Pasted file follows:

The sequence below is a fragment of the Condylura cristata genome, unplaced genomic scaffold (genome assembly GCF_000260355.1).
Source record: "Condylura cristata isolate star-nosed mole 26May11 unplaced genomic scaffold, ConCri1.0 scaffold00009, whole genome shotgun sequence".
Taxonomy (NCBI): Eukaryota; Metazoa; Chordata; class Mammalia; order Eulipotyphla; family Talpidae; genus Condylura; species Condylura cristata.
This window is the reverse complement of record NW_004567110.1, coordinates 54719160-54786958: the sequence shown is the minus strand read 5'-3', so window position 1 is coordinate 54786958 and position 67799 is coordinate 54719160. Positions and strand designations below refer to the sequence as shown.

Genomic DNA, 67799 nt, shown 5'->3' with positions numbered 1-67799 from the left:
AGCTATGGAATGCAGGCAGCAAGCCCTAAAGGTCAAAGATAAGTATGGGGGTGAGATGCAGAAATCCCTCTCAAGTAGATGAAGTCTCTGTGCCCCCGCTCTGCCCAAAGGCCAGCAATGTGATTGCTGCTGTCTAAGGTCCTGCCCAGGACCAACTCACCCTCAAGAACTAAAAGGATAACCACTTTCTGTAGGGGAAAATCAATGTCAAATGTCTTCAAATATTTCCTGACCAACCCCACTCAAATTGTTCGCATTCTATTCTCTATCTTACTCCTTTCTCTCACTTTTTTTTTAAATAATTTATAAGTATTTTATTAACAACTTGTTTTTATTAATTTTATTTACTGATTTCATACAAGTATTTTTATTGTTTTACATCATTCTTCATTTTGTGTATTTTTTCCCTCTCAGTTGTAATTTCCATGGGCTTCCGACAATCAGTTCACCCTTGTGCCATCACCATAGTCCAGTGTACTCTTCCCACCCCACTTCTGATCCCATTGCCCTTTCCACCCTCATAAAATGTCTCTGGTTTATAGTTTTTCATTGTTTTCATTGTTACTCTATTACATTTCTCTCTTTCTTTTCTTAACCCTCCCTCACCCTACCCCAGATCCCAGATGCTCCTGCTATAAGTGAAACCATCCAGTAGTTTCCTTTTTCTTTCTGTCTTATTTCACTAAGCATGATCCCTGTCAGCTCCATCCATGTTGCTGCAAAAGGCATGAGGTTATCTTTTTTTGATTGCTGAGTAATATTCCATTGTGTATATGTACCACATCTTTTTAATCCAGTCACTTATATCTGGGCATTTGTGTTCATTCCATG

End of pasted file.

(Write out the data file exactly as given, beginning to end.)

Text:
The sequence below is a fragment of the Condylura cristata genome, unplaced genomic scaffold (genome assembly GCF_000260355.1).
Source record: "Condylura cristata isolate star-nosed mole 26May11 unplaced genomic scaffold, ConCri1.0 scaffold00009, whole genome shotgun sequence".
Taxonomy (NCBI): Eukaryota; Metazoa; Chordata; class Mammalia; order Eulipotyphla; family Talpidae; genus Condylura; species Condylura cristata.
This window is the reverse complement of record NW_004567110.1, coordinates 54719160-54786958: the sequence shown is the minus strand read 5'-3', so window position 1 is coordinate 54786958 and position 67799 is coordinate 54719160. Positions and strand designations below refer to the sequence as shown.

Genomic DNA, 67799 nt, shown 5'->3' with positions numbered 1-67799 from the left:
AGCTATGGAATGCAGGCAGCAAGCCCTAAAGGTCAAAGATAAGTATGGGGGTGAGATGCAGAAATCCCTCTCAAGTAGATGAAGTCTCTGTGCCCCCGCTCTGCCCAAAGGCCAGCAATGTGATTGCTGCTGTCTAAGGTCCTGCCCAGGACCAACTCACCCTCAAGAACTAAAAGGATAACCACTTTCTGTAGGGGAAAATCAATGTCAAATGTCTTCAAATATTTCCTGACCAACCCCACTCAAATTGTTCGCATTCTATTCTCTATCTTACTCCTTTCTCTCACTTTTTTTTTAAATAATTTATAAGTATTTTATTAACAACTTGTTTTTATTAATTTTATTTACTGATTTCATACAAGTATTTTTATTGTTTTACATCATTCTTCATTTTGTGTATTTTTTCCCTCTCAGTTGTAATTTCCATGGGCTTCCGACAATCAGTTCACCCTTGTGCCATCACCATAGTCCAGTGTACTCTTCCCACCCCACTTCTGATCCCATTGCCCTTTCCACCCTCATAAAATGTCTCTGGTTTATAGTTTTTCATTGTTTTCATTGTTACTCTATTACATTTCTCTCTTTCTTTTCTTAACCCTCCCTCACCCTACCCCAGATCCCAGATGCTCCTGCTATAAGTGAAACCATCCAGTAGTTTCCTTTTTCTTTCTGTCTTATTTCACTAAGCATGATCCCTGTCAGCTCCATCCATGTTGCTGCAAAAGGCATGAGGTTATCTTTTTTTGATTGCTGAGTAATATTCCATTGTGTATATGTACCACATCTTTTTAATCCAGTCACTTATATCTGGGCATTTGTGTTCATTCCATG